Creating a blog post can be a considerable time sink. There are pictures to take, pictures to edit, writing to do, and writing to edit! What works best for me is to be in my quilting space and integrate photography into the process. I keep my camera in my sewing room, and I try to remember to document my process as I go along. I then chose a different time to sit down at my computer and edit the photos. I work at still a different time to write my post rough draft. At that point I either know what photos I need to try to capture or re-create, and I come back for a final edit at a different time. For me, that breaks up into creating / photographing, evening photo editing, and either evening post writing / editing or most likely weekend post writing / editing. I have found that I do the majority of my post writing on weekends while my husband sleeps in. It is just the time that works best for me.
What works for you? If you are a sit down and get it all done at one time kind of person, embrace that and make sure you set aside enough time once or twice a week to be able to do just that!
Experiment and try writing at different times. You will know pretty quickly if it is going to work for you or not.
Another time sink with blogging is interacting with the blogging community and visiting other sites, commenting, and replying to the comments from your own blog! Again, I suggest experimenting both with when you choose to read other blogs and how many other blogs you follow. Also, give yourself permission to not read every post in your reader list. Especially after you have been on a wonderfully relaxing vacation and come home to 99+ blog posts to read. Do you really need to go back and catch up on every one?
3. Posting Consistency
Quilt projects can take a long time to finish, so coming up with a post when you feel like you will only be talking about the same thing again can result in a lot of time staring at a computer screen (and yes, we’ve all thought that about our projects!). If you would like to maintain consistency and are looking for ideas, there are a few really great linky parties that I would suggest that can translate into quick blog posts to write up:
- Sunday Stash hosted by Molli Sparkles – This can be a really fun link up and you can literally go to your stash for inspiration for a post!
- Main Crush Monday hosted by Cooking Up Quilts – The invitation is to link up to anything at all that you are feeling super excited about – it can be a fabric line, a print, a project, a block, a pattern, a new tool, your sewing room, sewing machine, an entire quilt, whatever. Pretty open ended and I know that I might not ever make a particular pattern but still be crushing on it!
- Design Wall Monday hosted by Patchwork Times – This is literally the link up for you if you have a long time WIP that you are working on!
- Tuesday Archives hosted by Val’s Quilting Studio – Each Tuesday has a theme. You can search your archives for something that relates and link up!
Looking for more link up opportunities? Check out the list curated by Terri Ann at QuiltAlong.net.
My biggest advice when confronted with the realization that you have slipped on consistently posting to your blog is to be kind to yourself. I am a quilt blogger, but quilting is my priority over blogging! If my ability to post slips up… well, then it needed to slip. Don’t compare yourself to other bloggers; we are all working with different time balances. Right now I am very lucky to be able to devote most of my waking hours to quilting and blogging. Some day that might not be the case, and I will need to remember my own advice!
P.s. All of you with full time jobs, kids, quilting and blogging, I think you are super human and you never, ever need to apologize to me for prioritizing your family and quilting ahead of your blogging schedule.
4. Social Media Balance
I am definitely seeing a very strong theme emerge from these blogging pain points, are you?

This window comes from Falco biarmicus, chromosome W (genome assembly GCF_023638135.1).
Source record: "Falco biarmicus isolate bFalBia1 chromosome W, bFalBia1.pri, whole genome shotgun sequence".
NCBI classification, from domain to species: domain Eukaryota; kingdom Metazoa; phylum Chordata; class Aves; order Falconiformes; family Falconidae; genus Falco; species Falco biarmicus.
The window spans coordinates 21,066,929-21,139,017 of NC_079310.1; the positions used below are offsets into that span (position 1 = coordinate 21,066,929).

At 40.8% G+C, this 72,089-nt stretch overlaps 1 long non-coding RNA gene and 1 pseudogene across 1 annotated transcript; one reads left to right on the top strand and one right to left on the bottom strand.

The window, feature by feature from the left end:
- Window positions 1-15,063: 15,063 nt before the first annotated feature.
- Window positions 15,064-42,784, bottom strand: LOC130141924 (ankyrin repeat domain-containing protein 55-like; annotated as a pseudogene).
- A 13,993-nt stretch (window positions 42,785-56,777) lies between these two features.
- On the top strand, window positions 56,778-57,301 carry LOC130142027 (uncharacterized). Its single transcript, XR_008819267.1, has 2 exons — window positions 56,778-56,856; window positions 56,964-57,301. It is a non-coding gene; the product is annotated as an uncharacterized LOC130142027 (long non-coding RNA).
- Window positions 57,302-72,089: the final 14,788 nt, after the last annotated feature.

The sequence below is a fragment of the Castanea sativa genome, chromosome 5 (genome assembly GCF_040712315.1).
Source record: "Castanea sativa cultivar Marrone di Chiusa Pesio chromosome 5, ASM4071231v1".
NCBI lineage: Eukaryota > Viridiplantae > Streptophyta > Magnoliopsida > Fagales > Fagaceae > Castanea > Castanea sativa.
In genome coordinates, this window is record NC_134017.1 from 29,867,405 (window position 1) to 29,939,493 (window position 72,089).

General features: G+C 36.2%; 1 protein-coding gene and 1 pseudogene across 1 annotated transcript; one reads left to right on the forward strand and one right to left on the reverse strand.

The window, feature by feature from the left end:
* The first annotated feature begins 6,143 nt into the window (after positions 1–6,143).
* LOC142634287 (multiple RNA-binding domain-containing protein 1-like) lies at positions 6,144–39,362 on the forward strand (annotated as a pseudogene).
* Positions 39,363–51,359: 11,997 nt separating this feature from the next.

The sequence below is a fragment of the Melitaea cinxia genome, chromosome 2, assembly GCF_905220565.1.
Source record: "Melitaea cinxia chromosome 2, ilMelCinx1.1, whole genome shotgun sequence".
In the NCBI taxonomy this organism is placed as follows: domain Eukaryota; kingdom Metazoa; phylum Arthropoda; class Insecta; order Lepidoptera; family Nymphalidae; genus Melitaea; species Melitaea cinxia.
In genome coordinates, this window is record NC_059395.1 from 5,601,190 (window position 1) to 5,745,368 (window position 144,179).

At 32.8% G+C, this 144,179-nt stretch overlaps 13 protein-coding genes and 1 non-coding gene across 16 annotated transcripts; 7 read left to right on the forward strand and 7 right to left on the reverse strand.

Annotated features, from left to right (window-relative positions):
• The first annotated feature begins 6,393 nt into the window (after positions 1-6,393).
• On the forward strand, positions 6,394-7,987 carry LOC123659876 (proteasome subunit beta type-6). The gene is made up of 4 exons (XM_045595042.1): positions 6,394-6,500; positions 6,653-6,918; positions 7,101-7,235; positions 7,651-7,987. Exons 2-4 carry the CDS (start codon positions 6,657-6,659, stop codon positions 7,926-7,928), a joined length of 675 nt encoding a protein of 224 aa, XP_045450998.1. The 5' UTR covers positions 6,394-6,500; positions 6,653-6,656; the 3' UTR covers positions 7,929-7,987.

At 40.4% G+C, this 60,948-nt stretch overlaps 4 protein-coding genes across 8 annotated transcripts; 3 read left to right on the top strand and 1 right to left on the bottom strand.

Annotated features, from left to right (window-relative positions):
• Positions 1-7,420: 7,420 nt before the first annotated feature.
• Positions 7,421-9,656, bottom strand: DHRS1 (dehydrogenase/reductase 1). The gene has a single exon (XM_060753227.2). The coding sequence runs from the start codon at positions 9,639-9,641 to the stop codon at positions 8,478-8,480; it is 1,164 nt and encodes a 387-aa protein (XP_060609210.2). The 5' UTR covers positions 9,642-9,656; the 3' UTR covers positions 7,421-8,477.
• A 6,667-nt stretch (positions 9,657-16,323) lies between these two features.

When it comes down to how to prioritize how much time to devote to all the various social media platforms (your blog, Instagram, Twitter, Facebook, Google+, Pinterest, etc.), think about your goals. Each social media platform is honed for a slightly different target audience. The time you chose to spend on a platform will naturally ebb and flow as your time availability shifts and as your goals update. There is nothing wrong with not having the time to invest in a particular platform. In fact, I would suggest that you experiment with something new for a while and then evaluate if it is beneficial for you. I added in social media platforms one at a time and am currently in the process of evaluating if I need to keep all of the platforms I have interacted with or not (honestly, I don’t understand and don’t have the bandwidth to invest in better understanding and utilizing Twitter or Google+).
If you have organized yourself and evaluated your time, I think that finding the right social media balance will fall out of those evaluations.
Sleep and sanity are important!
5. Photo Quality
- Amy @13 Spools: Taking Great Photos
- Ruth @Charly & Ben’s Crafty Corner: Tips and Techniques to Improve your Photography (a 10 part series!)
This is a topic that I continue to work on and improve for myself. I would highly recommend exploring both Amy and Ruth’s advice posts above; they have fantastic advice.
I personally am a believer in starting right where you are and evolving over time. When I started blogging, I knew that my photography was not the greatest, but it did not hold me back. If I had waited until thing my photography skills were perfect or just right… well, I’m not sure I would have gotten started yet (my photography has come a long way, but I’m no professional!).
Part of the photo quality topic is related to your goals. Are you taking product photography so you can list your quilt for sale on Etsy? Are you documenting your work in progress and in the middle of a big project? I think that the photography quality required for those two examples is pretty far apart. I love seeing honest in-progress photos in a craft room. To me, that is honest and real and not something that needs to be 100% crisp and perfect. But that is also my opinion and aesthetic. You might have a goal to have a much more crafted blog appearance and that is OK. If that is the case and you are worried about your photography, I would suggest trying to find a local class to take to improve your photography skills.
Blogging is a commitment that takes time and energy to maintain. Figuring out what works best for you will come with time and experience, and I hope that some of the advice posts, discussions, and thoughts here about what works for me will encourage you to explore the right tools to help you on your journey.
To wrap it all up, I think that William Shakespeare said it best, “This above all; to thine own self be true.”